You can use partial dependence plots to analyze the categorical features whose levels have large coefficients in terms of absolute value. For example, inspect the partial dependence plot for the q8(Diastolic) variable, whose levels q8(Diastolic) >= 3 and q8(Diastolic) >= 6 have coefficients with large absolute values. These two levels correspond to noticeable changes in the predicted scores.

plotPartialDependence(Mdl,"q8(Diastolic)",Mdl.ClassNames,NewTbl);

Generate New Features to Improve Bagged Ensemble Accuracy

Use gencfeatures to engineer new features before training a bagged ensemble classifier. Before making predictions on new data, apply the same feature transformations to the new data set. Compare the test set performance of the ensemble that uses the engineered features to the test set performance of the ensemble that uses the original features.

Read the sample file CreditRating_Historical.dat into a table. The predictor data consists of financial ratios and industry sector information for a list of corporate customers. The response variable consists of credit ratings assigned by a rating agency. Preview the first few rows of the data set.

creditrating = readtable("CreditRating_Historical.dat");
head(creditrating)
ans=8×8 table
     ID      WC_TA     RE_TA     EBIT_TA    MVE_BVTD    S_TA     Industry    Rating 
    _____    ______    ______    _______    ________    _____    ________    _______

    62394     0.013     0.104     0.036      0.447      0.142        3       {'BB' }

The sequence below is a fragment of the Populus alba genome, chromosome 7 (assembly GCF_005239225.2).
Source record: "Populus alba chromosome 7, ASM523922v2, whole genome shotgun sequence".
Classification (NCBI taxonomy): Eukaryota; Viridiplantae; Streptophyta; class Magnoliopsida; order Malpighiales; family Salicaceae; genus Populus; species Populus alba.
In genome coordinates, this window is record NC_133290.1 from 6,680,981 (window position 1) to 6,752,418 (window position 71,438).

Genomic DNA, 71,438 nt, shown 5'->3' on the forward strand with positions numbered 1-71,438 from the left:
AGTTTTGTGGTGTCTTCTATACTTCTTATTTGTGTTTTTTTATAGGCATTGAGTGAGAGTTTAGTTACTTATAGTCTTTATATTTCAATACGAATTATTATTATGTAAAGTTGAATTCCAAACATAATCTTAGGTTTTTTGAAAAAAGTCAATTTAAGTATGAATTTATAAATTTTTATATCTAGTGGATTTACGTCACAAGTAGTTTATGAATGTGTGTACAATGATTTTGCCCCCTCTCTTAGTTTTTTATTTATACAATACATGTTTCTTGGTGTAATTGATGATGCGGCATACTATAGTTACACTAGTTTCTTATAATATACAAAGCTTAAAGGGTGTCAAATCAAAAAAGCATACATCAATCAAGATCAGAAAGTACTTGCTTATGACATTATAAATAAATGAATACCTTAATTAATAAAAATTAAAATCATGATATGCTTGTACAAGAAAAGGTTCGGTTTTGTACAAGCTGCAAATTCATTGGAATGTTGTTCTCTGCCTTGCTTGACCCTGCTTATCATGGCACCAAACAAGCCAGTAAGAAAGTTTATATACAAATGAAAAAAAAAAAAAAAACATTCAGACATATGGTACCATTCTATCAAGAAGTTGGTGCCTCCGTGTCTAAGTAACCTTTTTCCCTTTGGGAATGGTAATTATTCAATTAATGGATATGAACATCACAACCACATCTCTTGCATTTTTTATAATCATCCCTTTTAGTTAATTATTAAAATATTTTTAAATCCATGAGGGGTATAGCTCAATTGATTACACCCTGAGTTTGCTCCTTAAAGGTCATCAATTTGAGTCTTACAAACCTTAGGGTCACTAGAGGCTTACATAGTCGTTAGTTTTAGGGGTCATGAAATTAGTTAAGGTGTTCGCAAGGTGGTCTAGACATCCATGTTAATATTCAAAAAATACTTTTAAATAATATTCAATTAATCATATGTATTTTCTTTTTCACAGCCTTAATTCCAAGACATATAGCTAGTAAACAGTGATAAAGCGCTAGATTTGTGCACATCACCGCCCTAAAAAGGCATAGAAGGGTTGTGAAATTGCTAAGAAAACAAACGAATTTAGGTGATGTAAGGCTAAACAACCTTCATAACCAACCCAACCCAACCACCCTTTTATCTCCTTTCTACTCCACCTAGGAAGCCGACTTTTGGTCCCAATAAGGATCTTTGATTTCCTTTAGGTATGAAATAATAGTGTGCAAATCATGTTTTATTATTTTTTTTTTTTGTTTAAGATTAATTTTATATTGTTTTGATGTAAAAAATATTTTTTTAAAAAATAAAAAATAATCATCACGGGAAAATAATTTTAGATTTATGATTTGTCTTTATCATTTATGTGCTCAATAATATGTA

48608     0.232     0.335     0.062      1.969      0.281        8       {'A'  }
    42444     0.311     0.367     0.074      1.935      0.366        1       {'A'  }
    48631     0.194     0.263     0.062      1.017      0.228        4       {'BBB'}
    43768     0.121     0.413     0.057      3.647      0.466       12       {'AAA'}
    39255    -0.117    -0.799      0.01      0.179      0.082        4       {'CCC'}
    62236     0.087     0.158     0.049      0.816      0.324        2       {'BBB'}
    39354     0.005     0.181     0.034      2.597      0.388        7       {'AA' }

Because each value in the ID variable is a unique customer ID, that is, length(unique(creditrating.ID)) is equal to the number of observations in creditrating, the ID variable is a poor predictor. Remove the ID variable from the table, and convert the Industry variable to a categorical variable.

creditrating = removevars(creditrating,"ID");
creditrating.Industry = categorical(creditrating.Industry);

Convert the Rating response variable to an ordinal categorical variable.